Don't strip Lafleur of his honour

PETER WORTHINGTON

, Last Updated: 8:44 AM ET

You don't have to be a hockey fan to sympathize with Hall of Fame hockey legend Guy Lafleur's anguish over his son's behaviour.

When his son Mark eventually pleaded guilty of assault with a weapon, making death threats, theft and dangerous driving and was sentenced to 15 months of community work while under curfew at home, it was relatively lenient punishment.

Guy Lafleur's error -- crime if you will -- was giving "contradictory evidence" under oath at a subsequent hearing. He said his son had respected a court-imposed curfew, and later admitted he'd driven the kid to a hotel, where his son spent two nights with a 16-year-old girl.

Lafleur, now 57, will be sentenced in June.

The Crown clearly isn't seeking the maximum 14-year penalty, and Lafleur will likely get a suspended sentence.

His guilt is his shame.

Where this case has gone off the rails is in speculation that Lafleur's Order of Canada and Order of Quebec may now be rescinded.

It's hard to believe the Governor General or Quebec Premier Jean Charest would be so vindictive.

So far, all the Order of Quebec's director general will say is that "it's a delicate situation." The GG's office says the Order's governing council "hasn't discussed the situation ... yet."

The root of such discussions is that three times the Order of Canada has been rescinded -- as if it were a bauble for good behaviour rather than for significant contribution to Canada.

Alan Eagleson was stripped of his Order after being found guilty of embezzling hockey players' funds; First Nations Chief David Ahenakew had his Order revoked for making offensive statements about Jews (a re-trial cleared him of "inciting hatred"). T. Sher Singh lost his OC when he was disbarred for professional misconduct and "misappropriating" a client's funds.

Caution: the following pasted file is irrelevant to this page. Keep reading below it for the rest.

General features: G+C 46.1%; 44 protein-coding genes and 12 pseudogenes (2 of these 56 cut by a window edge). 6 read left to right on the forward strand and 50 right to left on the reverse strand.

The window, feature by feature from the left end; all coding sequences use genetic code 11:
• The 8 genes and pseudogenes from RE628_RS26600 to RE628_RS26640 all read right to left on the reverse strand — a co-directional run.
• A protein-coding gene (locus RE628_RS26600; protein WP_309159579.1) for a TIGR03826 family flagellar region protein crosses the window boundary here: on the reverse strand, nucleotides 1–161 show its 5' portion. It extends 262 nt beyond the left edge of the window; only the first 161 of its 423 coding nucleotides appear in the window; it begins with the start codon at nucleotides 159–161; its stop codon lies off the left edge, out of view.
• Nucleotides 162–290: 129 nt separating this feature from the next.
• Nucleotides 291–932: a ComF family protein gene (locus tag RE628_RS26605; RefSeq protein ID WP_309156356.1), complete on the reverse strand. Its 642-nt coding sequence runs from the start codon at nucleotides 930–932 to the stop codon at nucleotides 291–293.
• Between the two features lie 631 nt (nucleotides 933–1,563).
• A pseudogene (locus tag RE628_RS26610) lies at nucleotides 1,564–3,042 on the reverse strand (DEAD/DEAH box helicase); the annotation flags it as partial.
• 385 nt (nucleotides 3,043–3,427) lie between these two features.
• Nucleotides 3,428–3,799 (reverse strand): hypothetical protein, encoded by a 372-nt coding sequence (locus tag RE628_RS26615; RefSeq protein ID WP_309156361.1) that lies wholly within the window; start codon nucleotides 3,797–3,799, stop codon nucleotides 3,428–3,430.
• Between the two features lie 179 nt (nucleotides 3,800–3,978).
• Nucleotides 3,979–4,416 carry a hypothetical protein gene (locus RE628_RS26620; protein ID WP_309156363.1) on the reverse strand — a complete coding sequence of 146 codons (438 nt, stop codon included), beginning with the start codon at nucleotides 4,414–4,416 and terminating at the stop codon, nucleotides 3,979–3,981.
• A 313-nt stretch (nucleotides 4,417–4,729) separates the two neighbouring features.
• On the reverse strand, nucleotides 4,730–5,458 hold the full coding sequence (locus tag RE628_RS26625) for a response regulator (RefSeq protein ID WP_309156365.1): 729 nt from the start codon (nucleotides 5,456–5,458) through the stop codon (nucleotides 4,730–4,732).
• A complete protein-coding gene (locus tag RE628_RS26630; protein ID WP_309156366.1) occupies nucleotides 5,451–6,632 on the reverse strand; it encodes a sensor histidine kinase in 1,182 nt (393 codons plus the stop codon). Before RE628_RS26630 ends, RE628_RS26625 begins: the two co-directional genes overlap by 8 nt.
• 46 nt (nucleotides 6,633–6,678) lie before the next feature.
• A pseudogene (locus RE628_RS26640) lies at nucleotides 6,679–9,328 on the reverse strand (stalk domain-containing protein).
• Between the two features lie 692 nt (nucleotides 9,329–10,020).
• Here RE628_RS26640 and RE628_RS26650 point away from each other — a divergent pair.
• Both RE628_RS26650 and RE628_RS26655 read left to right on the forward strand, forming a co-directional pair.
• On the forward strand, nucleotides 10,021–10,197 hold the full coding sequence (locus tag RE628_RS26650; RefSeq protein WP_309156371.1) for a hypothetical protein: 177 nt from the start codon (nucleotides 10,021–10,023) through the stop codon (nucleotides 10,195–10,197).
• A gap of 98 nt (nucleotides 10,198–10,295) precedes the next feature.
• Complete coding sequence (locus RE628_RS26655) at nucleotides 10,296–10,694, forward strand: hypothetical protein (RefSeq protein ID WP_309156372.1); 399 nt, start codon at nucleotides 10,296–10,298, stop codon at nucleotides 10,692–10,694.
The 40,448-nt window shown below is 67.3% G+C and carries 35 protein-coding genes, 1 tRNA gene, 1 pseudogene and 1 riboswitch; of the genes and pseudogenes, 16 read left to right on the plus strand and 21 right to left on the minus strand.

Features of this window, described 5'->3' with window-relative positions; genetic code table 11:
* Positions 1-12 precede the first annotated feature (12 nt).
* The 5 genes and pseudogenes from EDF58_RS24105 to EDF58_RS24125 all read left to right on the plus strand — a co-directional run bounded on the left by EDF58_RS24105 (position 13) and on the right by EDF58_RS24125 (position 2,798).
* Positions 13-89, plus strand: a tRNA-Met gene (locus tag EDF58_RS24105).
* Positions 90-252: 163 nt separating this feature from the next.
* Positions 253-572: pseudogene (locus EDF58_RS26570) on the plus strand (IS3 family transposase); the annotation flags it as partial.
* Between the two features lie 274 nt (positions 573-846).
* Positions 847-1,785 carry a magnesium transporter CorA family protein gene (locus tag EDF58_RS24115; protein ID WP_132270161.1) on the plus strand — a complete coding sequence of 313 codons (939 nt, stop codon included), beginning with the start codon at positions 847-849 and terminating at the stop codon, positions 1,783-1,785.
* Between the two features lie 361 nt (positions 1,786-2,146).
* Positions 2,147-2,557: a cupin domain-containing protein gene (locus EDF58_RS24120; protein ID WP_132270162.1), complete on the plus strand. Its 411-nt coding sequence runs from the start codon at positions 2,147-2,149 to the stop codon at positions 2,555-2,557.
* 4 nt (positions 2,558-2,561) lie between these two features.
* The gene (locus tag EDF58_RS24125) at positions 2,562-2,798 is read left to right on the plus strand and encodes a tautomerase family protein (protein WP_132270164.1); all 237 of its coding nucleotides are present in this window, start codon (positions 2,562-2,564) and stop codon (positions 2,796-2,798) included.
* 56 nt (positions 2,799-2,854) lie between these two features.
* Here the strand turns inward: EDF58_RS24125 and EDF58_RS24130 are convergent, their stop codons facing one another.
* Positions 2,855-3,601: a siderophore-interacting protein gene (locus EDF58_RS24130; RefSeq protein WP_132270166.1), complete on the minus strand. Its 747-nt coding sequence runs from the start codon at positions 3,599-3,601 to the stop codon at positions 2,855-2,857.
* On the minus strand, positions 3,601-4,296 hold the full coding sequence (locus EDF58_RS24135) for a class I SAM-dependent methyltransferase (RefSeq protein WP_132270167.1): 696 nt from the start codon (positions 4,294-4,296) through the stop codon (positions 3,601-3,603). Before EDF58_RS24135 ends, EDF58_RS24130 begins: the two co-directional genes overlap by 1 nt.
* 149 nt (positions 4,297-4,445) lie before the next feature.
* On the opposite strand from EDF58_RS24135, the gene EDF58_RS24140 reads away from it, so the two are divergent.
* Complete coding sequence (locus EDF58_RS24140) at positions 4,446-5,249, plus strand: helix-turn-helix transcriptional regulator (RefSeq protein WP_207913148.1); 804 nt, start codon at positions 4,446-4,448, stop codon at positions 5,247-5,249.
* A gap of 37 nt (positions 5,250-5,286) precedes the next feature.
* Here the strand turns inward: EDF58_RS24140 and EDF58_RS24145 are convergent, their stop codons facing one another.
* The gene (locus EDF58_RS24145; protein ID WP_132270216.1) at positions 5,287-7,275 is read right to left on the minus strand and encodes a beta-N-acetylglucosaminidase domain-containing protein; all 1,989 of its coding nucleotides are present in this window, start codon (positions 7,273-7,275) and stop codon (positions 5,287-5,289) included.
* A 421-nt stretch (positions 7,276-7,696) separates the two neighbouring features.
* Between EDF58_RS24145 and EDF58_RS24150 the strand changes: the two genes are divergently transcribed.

If the award can be removed so casually, what is the Order of Canada worth to begin with?

As I've written before, the Victoria Cross -- the world's most revered gallantry award -- used to be forfeited if a recipient was guilty of a crime.

MEDALS RESCINDED

In 1884 Fred Corbett, who won the VC with the King's Royal Rifles in Egypt, had his VC rescinded and service medals repossessed when he was sentenced to 28 days hard labour for fraud and being absent without leave.

James Collis' VC was presented in 1881 for service during the Afghan War. It was rescinded in 1885 when he was jailed for bigamy. When he died in 1918, his sister petitioned King George V to have it restored.

The King's response is something the Order of Canada people should consider: "... no matter the crime committed by anyone on whom the Victoria Cross has been conferred, the decoration should not be forfeited. Even were a VC to be sentenced, be hanged for murder, he should be allowed to wear the VC on the scaffold."

If the Order of Canada is to mean anything, it should be irrevocable as the Victoria Cross is. If someone has done service the country feels is worth honouring, it should not be subject to second-guessing or expediency.

Alan Eagleson's efforts in the unforgettable first Canada-Soviet hockey series, earned him the country's gratitude. That should not be obliterated by the stroke of a pen.

IGNORANT REMARKS

The same with David Ahenakew's lifetime work with Indians that now mean nothing because of his ignorant and stupid remarks to a journalist.

Whatever Sher Singh did on behalf of mediating race relations and reconciling different religions should not be discarded because of his subsequent disgrace.

As for Guy Lafleur, one hopes speculation of forfeiting his Order of Canada is journalistic hype for a slow news day.


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